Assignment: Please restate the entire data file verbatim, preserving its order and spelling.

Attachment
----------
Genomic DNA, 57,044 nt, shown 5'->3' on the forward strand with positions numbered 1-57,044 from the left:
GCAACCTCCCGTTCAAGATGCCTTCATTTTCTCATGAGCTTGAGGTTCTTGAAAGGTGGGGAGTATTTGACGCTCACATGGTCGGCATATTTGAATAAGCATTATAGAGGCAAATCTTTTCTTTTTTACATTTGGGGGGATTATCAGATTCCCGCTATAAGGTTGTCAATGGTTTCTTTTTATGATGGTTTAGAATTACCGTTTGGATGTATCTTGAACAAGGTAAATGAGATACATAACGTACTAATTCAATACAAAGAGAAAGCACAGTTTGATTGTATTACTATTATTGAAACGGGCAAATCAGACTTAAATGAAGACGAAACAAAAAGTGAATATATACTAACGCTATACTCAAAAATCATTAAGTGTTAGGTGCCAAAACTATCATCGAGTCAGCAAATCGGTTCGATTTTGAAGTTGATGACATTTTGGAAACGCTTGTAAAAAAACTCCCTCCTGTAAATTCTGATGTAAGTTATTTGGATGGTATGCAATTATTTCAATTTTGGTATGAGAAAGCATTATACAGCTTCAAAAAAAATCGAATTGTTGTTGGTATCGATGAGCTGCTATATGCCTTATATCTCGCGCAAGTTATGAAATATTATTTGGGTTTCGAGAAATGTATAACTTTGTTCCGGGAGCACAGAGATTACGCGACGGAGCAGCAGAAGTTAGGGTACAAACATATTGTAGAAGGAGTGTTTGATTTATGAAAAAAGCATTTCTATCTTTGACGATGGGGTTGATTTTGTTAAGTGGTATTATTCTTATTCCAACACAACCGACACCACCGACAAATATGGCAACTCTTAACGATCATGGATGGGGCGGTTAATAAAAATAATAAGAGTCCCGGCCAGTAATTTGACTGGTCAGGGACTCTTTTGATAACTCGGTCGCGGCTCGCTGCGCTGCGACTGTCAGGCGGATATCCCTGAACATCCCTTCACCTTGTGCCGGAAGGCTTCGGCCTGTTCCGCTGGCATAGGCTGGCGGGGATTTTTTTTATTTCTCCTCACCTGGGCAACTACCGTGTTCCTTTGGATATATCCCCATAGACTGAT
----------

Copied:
Genomic DNA, 57,044 nt, shown 5'->3' on the forward strand with positions numbered 1-57,044 from the left:
GCAACCTCCCGTTCAAGATGCCTTCATTTTCTCATGAGCTTGAGGTTCTTGAAAGGTGGGGAGTATTTGACGCTCACATGGTCGGCATATTTGAATAAGCATTATAGAGGCAAATCTTTTCTTTTTTACATTTGGGGGGATTATCAGATTCCCGCTATAAGGTTGTCAATGGTTTCTTTTTATGATGGTTTAGAATTACCGTTTGGATGTATCTTGAACAAGGTAAATGAGATACATAACGTACTAATTCAATACAAAGAGAAAGCACAGTTTGATTGTATTACTATTATTGAAACGGGCAAATCAGACTTAAATGAAGACGAAACAAAAAGTGAATATATACTAACGCTATACTCAAAAATCATTAAGTGTTAGGTGCCAAAACTATCATCGAGTCAGCAAATCGGTTCGATTTTGAAGTTGATGACATTTTGGAAACGCTTGTAAAAAAACTCCCTCCTGTAAATTCTGATGTAAGTTATTTGGATGGTATGCAATTATTTCAATTTTGGTATGAGAAAGCATTATACAGCTTCAAAAAAAATCGAATTGTTGTTGGTATCGATGAGCTGCTATATGCCTTATATCTCGCGCAAGTTATGAAATATTATTTGGGTTTCGAGAAATGTATAACTTTGTTCCGGGAGCACAGAGATTACGCGACGGAGCAGCAGAAGTTAGGGTACAAACATATTGTAGAAGGAGTGTTTGATTTATGAAAAAAGCATTTCTATCTTTGACGATGGGGTTGATTTTGTTAAGTGGTATTATTCTTATTCCAACACAACCGACACCACCGACAAATATGGCAACTCTTAACGATCATGGATGGGGCGGTTAATAAAAATAATAAGAGTCCCGGCCAGTAATTTGACTGGTCAGGGACTCTTTTGATAACTCGGTCGCGGCTCGCTGCGCTGCGACTGTCAGGCGGATATCCCTGAACATCCCTTCACCTTGTGCCGGAAGGCTTCGGCCTGTTCCGCTGGCATAGGCTGGCGGGGATTTTTTTTATTTCTCCTCACCTGGGCAACTACCGTGTTCCTTTGGATATATCCCCATAGACTGAT